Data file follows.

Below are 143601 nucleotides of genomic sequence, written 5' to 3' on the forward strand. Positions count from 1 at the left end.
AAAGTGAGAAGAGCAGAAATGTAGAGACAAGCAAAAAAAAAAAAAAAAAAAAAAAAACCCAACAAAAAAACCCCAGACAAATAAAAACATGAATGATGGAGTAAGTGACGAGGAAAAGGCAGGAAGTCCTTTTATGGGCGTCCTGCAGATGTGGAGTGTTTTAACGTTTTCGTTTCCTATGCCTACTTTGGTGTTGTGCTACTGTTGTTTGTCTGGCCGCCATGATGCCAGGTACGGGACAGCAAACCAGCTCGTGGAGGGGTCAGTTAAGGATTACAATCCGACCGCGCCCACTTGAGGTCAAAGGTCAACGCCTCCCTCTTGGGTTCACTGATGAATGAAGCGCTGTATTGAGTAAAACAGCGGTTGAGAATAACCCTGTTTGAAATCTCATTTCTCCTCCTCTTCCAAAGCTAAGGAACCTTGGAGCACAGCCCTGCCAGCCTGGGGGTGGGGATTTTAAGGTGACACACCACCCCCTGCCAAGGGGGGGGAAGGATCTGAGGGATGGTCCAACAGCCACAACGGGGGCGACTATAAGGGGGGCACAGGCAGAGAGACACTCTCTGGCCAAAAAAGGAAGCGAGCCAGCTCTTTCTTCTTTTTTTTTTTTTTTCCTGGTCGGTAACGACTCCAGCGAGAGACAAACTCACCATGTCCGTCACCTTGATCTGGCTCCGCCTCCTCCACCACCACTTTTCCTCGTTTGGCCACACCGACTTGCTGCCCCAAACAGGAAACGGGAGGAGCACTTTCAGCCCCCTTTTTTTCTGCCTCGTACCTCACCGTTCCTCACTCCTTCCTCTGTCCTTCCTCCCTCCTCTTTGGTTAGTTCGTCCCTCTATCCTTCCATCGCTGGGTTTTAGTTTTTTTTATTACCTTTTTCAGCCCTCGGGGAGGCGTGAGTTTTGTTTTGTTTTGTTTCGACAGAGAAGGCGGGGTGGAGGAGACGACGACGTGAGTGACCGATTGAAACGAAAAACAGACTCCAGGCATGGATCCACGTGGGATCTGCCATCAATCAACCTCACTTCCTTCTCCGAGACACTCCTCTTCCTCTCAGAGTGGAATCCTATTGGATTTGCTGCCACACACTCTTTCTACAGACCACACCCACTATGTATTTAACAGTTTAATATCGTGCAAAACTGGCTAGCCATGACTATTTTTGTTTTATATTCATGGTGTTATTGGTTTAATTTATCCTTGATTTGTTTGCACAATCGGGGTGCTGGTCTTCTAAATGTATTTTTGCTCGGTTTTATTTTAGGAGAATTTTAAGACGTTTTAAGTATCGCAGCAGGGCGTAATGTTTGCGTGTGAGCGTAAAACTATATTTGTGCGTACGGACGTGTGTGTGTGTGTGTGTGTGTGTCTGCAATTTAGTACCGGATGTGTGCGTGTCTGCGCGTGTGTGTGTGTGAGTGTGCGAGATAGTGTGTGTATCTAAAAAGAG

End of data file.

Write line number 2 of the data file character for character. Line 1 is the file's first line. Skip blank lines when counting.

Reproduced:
AAAGTGAGAAGAGCAGAAATGTAGAGACAAGCAAAAAAAAAAAAAAAAAAAAAAAAACCCAACAAAAAAACCCCAGACAAATAAAAACATGAATGATGGAGTAAGTGACGAGGAAAAGGCAGGAAGTCCTTTTATGGGCGTCCTGCAGATGTGGAGTGTTTTAACGTTTTCGTTTCCTATGCCTACTTTGGTGTTGTGCTACTGTTGTTTGTCTGGCCGCCATGATGCCAGGTACGGGACAGCAAACCAGCTCGTGGAGGGGTCAGTTAAGGATTACAATCCGACCGCGCCCACTTGAGGTCAAAGGTCAACGCCTCCCTCTTGGGTTCACTGATGAATGAAGCGCTGTATTGAGTAAAACAGCGGTTGAGAATAACCCTGTTTGAAATCTCATTTCTCCTCCTCTTCCAAAGCTAAGGAACCTTGGAGCACAGCCCTGCCAGCCTGGGGGTGGGGATTTTAAGGTGACACACCACCCCCTGCCAAGGGGGGGGAAGGATCTGAGGGATGGTCCAACAGCCACAACGGGGGCGACTATAAGGGGGGCACAGGCAGAGAGACACTCTCTGGCCAAAAAAGGAAGCGAGCCAGCTCTTTCTTCTTTTTTTTTTTTTTTCCTGGTCGGTAACGACTCCAGCGAGAGACAAACTCACCATGTCCGTCACCTTGATCTGGCTCCGCCTCCTCCACCACCACTTTTCCTCGTTTGGCCACACCGACTTGCTGCCCCAAACAGGAAACGGGAGGAGCACTTTCAGCCCCCTTTTTTTCTGCCTCGTACCTCACCGTTCCTCACTCCTTCCTCTGTCCTTCCTCCCTCCTCTTTGGTTAGTTCGTCCCTCTATCCTTCCATCGCTGGGTTTTAGTTTTTTTTATTACCTTTTTCAGCCCTCGGGGAGGCGTGAGTTTTGTTTTGTTTTGTTTCGACAGAGAAGGCGGGGTGGAGGAGACGACGACGTGAGTGACCGATTGAAACGAAAAACAGACTCCAGGCATGGATCCACGTGGGATCTGCCATCAATCAACCTCACTTCCTTCTCCGAGACACTCCTCTTCCTCTCAGAGTGGAATCCTATTGGATTTGCTGCCACACACTCTTTCTACAGACCACACCCACTATGTATTTAACAGTTTAATATCGTGCAAAACTGGCTAGCCATGACTATTTTTGTTTTATATTCATGGTGTTATTGGTTTAATTTATCCTTGATTTGTTTGCACAATCGGGGTGCTGGTCTTCTAAATGTATTTTTGCTCGGTTTTATTTTAGGAGAATTTTAAGACGTTTTAAGTATCGCAGCAGGGCGTAATGTTTGCGTGTGAGCGTAAAACTATATTTGTGCGTACGGACGTGTGTGTGTGTGTGTGTGTGTGTCTGCAATTTAGTACCGGATGTGTGCGTGTCTGCGCGTGTGTGTGTGTGAGTGTGCGAGATAGTGTGTGTATCTAAAAAGAG